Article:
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The paper discusses McCullough's thesis that John Adams was overshadowed in history by Thomas Jefferson, but was perhaps a more important and commanding figure in his own right. The paper describes how McCullough creates a picture of Adams that shows how important he was to the development of America from before the Revolution until long after it. The paper is of the opinion that McCullough achieves his goal of redressing the slight to Adams' fame.
From the Paper:"John Adams was early identified with the patriot cause and would be a delegate to the First and Second Continental Congresses. He was a leader in the movement for independence. Adams was a diplomat during the Revolutionary War and spent time in France and Holland. He also helped negotiate the peace treaty at the end of the war. He was made minister of the Court of St. James in 1785 and would serve for four years in that capacity before returning to America to be elected the first Vice President under George Washington, and he would serve two terms in that capacity. As Abigail's letters show, Adams found his role as Vice President to be frustrating, something that has occurred to most of those holding the office since. It is interesting that the triviality and insignificance of the office was noted by the first man to hold it and that this has been commented upon many times since."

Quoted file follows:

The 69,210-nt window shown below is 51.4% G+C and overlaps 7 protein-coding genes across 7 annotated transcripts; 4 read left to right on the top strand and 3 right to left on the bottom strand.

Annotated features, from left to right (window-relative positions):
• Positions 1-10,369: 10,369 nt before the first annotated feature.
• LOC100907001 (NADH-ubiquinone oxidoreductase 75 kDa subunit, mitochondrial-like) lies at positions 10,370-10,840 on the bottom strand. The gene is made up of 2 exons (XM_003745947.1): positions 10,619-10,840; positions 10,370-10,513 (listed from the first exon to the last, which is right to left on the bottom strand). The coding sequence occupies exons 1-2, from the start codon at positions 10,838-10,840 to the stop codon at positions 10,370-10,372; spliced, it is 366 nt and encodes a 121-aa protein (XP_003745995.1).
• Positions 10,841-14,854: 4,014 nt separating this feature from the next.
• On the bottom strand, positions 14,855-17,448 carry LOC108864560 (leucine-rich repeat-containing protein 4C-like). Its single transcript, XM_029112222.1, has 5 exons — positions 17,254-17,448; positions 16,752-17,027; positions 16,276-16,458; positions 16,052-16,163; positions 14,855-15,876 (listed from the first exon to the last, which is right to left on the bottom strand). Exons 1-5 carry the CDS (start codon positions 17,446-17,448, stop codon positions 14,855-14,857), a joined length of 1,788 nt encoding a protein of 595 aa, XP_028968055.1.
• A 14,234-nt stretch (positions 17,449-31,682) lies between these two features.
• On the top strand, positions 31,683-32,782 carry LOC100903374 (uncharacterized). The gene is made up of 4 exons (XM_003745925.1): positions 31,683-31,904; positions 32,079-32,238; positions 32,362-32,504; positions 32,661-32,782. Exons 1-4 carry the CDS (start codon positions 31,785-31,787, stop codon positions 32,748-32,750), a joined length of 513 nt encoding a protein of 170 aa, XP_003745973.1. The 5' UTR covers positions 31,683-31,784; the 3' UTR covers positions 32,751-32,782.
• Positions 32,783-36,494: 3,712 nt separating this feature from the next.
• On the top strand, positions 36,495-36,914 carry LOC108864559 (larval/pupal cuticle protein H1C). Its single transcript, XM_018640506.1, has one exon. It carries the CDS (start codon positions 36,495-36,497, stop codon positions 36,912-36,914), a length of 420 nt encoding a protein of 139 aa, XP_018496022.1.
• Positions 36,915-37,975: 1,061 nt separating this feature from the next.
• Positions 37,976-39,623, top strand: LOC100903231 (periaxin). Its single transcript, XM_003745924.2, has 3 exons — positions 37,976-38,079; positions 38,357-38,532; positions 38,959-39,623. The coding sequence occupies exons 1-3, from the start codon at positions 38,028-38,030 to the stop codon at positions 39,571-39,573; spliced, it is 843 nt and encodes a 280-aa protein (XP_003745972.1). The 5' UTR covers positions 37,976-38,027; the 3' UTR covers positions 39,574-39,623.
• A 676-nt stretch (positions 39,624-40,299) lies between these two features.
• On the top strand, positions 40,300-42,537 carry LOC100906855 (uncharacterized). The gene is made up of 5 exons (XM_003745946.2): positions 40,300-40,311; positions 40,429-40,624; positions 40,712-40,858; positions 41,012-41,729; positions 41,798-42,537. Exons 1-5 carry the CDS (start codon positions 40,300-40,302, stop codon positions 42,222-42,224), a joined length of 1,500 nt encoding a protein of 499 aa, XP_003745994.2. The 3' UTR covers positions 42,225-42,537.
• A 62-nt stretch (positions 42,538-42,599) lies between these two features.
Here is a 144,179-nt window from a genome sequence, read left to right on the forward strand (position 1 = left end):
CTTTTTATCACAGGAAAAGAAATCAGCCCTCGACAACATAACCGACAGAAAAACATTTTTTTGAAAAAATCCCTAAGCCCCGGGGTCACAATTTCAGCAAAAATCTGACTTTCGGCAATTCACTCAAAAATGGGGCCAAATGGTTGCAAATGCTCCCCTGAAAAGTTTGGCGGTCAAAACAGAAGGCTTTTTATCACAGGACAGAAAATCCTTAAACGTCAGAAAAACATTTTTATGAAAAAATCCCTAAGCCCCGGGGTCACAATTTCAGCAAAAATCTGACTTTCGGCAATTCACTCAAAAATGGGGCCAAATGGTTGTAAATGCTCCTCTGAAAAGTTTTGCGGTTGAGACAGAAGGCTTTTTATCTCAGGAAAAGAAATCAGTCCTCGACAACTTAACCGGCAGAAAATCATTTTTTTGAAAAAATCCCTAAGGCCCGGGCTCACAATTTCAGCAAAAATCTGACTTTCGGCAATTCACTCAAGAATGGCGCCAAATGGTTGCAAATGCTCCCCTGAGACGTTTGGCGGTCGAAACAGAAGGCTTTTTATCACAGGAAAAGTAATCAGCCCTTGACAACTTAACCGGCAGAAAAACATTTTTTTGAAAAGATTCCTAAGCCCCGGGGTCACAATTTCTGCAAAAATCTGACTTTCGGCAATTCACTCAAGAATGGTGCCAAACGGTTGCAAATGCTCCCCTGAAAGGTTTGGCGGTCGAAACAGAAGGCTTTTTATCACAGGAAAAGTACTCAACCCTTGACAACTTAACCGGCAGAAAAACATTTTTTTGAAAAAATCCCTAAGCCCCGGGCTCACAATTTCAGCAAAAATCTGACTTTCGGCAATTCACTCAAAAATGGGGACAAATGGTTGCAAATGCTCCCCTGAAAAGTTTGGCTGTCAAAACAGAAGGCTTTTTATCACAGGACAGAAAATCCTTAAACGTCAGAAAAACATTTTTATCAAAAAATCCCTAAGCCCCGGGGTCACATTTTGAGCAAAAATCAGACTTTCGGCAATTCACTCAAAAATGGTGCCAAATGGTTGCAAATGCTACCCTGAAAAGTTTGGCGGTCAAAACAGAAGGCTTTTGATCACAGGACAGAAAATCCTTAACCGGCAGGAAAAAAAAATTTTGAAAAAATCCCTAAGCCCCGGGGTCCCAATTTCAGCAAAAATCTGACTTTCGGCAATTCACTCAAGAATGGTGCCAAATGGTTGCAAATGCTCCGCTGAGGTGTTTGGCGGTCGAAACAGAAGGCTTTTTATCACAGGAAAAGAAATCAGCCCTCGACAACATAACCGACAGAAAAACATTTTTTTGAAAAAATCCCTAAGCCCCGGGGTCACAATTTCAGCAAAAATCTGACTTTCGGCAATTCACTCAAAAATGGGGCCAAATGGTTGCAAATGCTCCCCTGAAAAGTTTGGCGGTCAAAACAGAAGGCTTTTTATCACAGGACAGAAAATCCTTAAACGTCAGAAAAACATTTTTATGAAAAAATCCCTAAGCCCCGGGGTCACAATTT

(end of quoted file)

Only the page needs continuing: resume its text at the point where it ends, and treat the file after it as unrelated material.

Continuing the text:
Sample of Sources Used:
- McCullough, David. John Adams. New York: Simon & Schuster, 2004.
Cite this Book Review:
"John Adams" (2007, December 13) Retrieved October 04, 2022, from https://www.academon.com/book-review/john-adams-100075/
""John Adams"" 13 December 2007. Web. 04 October. 2022. <https://www.academon.com/book-review/john-adams-100075/>